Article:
Shehrezad Maher’s film provides no clarity or answers, and perhaps that was never the purpose.
Much of the urban reality is imagined. Even the most experienced taxi driver will not drive every galli.
We will not meet or even see every one of the city’s residents. Of the infinite number of occurrences that happen each day, a single person experiences an infinitesimally small percentage of them.
Representations, therefore, cover the ground between our lived experiences and what we are referring to when we claim to know a place. The city, as a holder of secrets, has always inspired weavers of tales, from novelists and poets to photographers and film directors to create these representations.
Shehrezad Maher’s new film This Shaking Keeps Me Steady explores this space between the real and the represented, told through the lives of two CHHIPA ambulance drivers and a few others in Karachi.
In an interview, Maher, who was born and raised in Karachi, says that growing up in Pakistan, she developed a curiosity about “the lives of ambulance drivers and the precarity of their invisible, poorly compensated labour upon which the city is so dependent.”
The two CHHIPA workers, Ayub and Mursaleen, speak about their lives, their work, their families and their dreams in this stunning and thought-provoking film. They talk about the kind of calls they respond most frequently to and incidents that stand out.
At one point, Mursaleen narrates responding to a call about a bomb blast at a park. Recalling the violence and bloodshed of the scene he had to respond to, Mursaleen says that the memory still plays in his mind.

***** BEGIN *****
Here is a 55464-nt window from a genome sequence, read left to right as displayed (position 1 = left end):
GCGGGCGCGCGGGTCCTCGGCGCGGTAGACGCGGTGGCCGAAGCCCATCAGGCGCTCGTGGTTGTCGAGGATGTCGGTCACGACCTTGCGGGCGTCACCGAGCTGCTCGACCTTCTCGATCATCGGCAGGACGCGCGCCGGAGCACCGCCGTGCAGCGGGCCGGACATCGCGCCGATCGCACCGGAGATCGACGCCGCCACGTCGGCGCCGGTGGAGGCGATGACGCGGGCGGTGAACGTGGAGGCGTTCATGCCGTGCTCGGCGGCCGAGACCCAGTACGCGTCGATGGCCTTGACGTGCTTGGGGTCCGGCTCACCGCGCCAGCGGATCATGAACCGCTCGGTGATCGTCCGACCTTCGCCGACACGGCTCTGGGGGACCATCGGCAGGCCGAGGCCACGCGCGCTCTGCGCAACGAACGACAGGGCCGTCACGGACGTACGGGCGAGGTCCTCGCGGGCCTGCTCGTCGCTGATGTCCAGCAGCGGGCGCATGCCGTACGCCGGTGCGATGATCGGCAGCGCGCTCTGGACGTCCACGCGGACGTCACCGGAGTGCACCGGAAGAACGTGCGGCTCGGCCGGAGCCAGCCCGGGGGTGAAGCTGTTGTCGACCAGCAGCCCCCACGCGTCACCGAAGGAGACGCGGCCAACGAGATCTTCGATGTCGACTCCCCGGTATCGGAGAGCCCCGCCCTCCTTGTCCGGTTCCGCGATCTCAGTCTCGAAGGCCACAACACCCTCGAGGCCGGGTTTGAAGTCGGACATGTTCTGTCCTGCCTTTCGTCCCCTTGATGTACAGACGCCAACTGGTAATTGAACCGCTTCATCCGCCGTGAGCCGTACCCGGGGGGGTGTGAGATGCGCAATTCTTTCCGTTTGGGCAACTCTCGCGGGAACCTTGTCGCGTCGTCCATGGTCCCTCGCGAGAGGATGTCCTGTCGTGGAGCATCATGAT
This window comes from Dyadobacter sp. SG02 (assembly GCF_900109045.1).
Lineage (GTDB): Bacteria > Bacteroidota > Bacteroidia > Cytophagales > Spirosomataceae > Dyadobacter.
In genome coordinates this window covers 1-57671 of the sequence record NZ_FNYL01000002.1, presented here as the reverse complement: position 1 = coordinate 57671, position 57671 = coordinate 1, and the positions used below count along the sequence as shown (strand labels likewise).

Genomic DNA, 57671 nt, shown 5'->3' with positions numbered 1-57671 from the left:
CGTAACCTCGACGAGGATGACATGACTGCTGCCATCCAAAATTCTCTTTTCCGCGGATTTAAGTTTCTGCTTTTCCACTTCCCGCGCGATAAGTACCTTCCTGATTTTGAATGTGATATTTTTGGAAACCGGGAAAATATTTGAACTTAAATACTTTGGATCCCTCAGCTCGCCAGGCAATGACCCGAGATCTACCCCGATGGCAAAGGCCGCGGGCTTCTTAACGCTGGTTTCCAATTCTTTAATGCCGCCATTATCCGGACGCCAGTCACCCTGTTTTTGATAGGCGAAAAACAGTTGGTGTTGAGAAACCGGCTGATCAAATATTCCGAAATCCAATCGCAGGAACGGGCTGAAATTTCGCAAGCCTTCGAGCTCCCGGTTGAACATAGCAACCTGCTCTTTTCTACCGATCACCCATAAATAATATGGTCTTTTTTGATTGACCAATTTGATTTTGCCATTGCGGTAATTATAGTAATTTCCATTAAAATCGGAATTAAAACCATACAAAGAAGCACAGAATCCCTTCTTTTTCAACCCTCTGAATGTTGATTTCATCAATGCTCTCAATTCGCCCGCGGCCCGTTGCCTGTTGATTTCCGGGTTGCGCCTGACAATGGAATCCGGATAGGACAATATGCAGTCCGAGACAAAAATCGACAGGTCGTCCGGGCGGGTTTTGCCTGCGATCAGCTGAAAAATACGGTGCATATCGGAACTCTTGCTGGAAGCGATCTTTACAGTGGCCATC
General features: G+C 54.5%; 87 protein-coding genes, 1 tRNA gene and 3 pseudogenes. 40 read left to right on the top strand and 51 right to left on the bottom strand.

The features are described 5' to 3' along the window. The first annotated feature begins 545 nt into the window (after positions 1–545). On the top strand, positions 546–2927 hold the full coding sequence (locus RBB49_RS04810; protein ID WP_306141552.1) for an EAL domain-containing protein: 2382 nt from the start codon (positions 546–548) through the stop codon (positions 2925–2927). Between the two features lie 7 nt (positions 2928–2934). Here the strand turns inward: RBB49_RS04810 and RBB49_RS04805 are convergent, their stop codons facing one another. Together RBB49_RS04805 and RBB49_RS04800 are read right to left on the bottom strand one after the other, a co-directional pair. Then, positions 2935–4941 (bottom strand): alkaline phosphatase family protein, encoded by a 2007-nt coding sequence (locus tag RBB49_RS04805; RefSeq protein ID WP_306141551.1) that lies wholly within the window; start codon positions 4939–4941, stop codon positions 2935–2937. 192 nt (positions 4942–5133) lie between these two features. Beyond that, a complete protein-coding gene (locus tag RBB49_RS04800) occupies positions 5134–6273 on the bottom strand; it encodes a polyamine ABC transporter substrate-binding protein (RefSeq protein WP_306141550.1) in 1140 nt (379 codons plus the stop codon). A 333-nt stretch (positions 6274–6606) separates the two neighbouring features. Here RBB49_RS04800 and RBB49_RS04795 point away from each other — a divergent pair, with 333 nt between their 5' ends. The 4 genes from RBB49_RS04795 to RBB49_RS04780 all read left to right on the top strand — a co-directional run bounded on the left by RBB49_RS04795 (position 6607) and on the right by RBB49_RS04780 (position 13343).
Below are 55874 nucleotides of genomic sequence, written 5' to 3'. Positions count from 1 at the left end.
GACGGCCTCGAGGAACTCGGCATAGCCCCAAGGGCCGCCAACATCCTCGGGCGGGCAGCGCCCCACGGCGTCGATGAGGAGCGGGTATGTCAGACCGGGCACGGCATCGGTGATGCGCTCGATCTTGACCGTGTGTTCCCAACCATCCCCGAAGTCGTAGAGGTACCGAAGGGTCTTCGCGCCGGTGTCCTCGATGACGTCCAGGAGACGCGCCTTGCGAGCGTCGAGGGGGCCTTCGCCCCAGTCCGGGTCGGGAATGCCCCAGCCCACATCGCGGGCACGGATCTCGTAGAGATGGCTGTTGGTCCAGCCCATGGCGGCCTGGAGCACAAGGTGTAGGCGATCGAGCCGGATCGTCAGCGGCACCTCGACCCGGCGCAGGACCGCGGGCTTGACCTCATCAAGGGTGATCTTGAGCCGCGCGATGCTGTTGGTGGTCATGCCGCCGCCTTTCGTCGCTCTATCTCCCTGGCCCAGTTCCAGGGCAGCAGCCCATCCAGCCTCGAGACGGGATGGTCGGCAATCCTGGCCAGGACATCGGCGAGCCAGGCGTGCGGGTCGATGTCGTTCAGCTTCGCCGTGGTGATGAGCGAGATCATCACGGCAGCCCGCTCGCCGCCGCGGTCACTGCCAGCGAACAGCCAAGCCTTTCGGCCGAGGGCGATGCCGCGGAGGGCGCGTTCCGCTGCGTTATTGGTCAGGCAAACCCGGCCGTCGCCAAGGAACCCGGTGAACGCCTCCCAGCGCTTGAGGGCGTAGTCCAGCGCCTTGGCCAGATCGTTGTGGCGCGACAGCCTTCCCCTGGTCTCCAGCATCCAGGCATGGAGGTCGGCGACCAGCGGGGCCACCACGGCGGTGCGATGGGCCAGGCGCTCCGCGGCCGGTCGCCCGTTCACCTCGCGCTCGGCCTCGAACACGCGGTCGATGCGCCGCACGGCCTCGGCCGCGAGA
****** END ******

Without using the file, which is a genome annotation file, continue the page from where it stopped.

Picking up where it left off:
All while this is being narrated, a long shot plays of the other CHHIPA driver, Ayub, cleaning his ambulance at night, presumably at the end of a shift.
Immediately after, the film shifts to a shot of a young actor, sitting on a bed, screaming in terror at something happening just off-screen. This is the other focus of Maher’s film and the counter to the narrations of the ambulance drivers: the way in which the city is represented — in news reports, in dramas and in the imaginations of aspiring actors auditioning for roles.
At one point, one of the ambulance drivers recounts being called to participate in the filming of a drama based on a real incident where a woman inadvertently poisons her entire family in order to escape with her lover.
Actors were hired to be police, to be the young couple, to be the family and everyone else involved. One of the actors asks the ambulance driver, “Are you the real CHHIPA wala?”
“I’m the only real one,” the ambulance driver responds.
This juxtaposition of the real and the represented is made particularly jarring by Maher’s filmmaking.
During the narration of the bloodshed after the bomb blast at the park, a shot plays of the other driver cleaning the ambulance, something incredibly mundane that he probably does several times a week.
Maher includes shots of the ambulance drivers going to get water and asking if some noise outside would disrupt the recording of the interview.
For those whose daily work brings them in proximity to happenings so spectacular that they’re reproduced in films and dramas, their representation in Maher’s film is remarkably devoid of action.
Meanwhile, in the representations — the dramas, the films, the news productions — where nothing of significance is occuring, there is great action. Men are screaming in terror, friends threaten each other, women are crying next to hospital beds.
By so vividly placing the real and the representation in front of the viewer, Maher forces us to ask ourselves a question.
Everyone who lives in Karachi knows about its reputation for violence, disorder, chaos. How much of that is informed by representation?
As the historian Gyan Prakash writes,
“Photography, cinema, print, and advertising have trained our senses to experience modern life through images. Even if we do not always realize it, visuality is integral to our knowledge and practice. It is thus that the image of the city imperceptibly becomes the imagined space in which we live.”